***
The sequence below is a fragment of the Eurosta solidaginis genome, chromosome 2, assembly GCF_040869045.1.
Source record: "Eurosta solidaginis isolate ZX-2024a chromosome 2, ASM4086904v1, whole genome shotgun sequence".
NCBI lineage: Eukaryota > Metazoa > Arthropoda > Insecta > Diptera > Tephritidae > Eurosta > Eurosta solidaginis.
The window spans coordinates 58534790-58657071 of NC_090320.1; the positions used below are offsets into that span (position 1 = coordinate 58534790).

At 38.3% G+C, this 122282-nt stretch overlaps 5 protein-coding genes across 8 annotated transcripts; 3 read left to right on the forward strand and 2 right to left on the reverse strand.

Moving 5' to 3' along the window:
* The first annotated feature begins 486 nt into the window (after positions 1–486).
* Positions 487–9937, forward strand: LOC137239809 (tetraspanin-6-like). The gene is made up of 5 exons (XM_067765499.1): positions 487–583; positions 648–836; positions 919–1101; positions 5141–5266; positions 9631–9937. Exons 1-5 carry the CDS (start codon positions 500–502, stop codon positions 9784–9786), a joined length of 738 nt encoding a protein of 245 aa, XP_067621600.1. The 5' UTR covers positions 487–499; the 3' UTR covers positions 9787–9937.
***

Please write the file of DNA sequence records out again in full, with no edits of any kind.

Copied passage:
The sequence below is a fragment of the Eurosta solidaginis genome, chromosome 2, assembly GCF_040869045.1.
Source record: "Eurosta solidaginis isolate ZX-2024a chromosome 2, ASM4086904v1, whole genome shotgun sequence".
NCBI lineage: Eukaryota > Metazoa > Arthropoda > Insecta > Diptera > Tephritidae > Eurosta > Eurosta solidaginis.
The window spans coordinates 58534790-58657071 of NC_090320.1; the positions used below are offsets into that span (position 1 = coordinate 58534790).

At 38.3% G+C, this 122282-nt stretch overlaps 5 protein-coding genes across 8 annotated transcripts; 3 read left to right on the forward strand and 2 right to left on the reverse strand.

Moving 5' to 3' along the window:
* The first annotated feature begins 486 nt into the window (after positions 1–486).
* Positions 487–9937, forward strand: LOC137239809 (tetraspanin-6-like). The gene is made up of 5 exons (XM_067765499.1): positions 487–583; positions 648–836; positions 919–1101; positions 5141–5266; positions 9631–9937. Exons 1-5 carry the CDS (start codon positions 500–502, stop codon positions 9784–9786), a joined length of 738 nt encoding a protein of 245 aa, XP_067621600.1. The 5' UTR covers positions 487–499; the 3' UTR covers positions 9787–9937.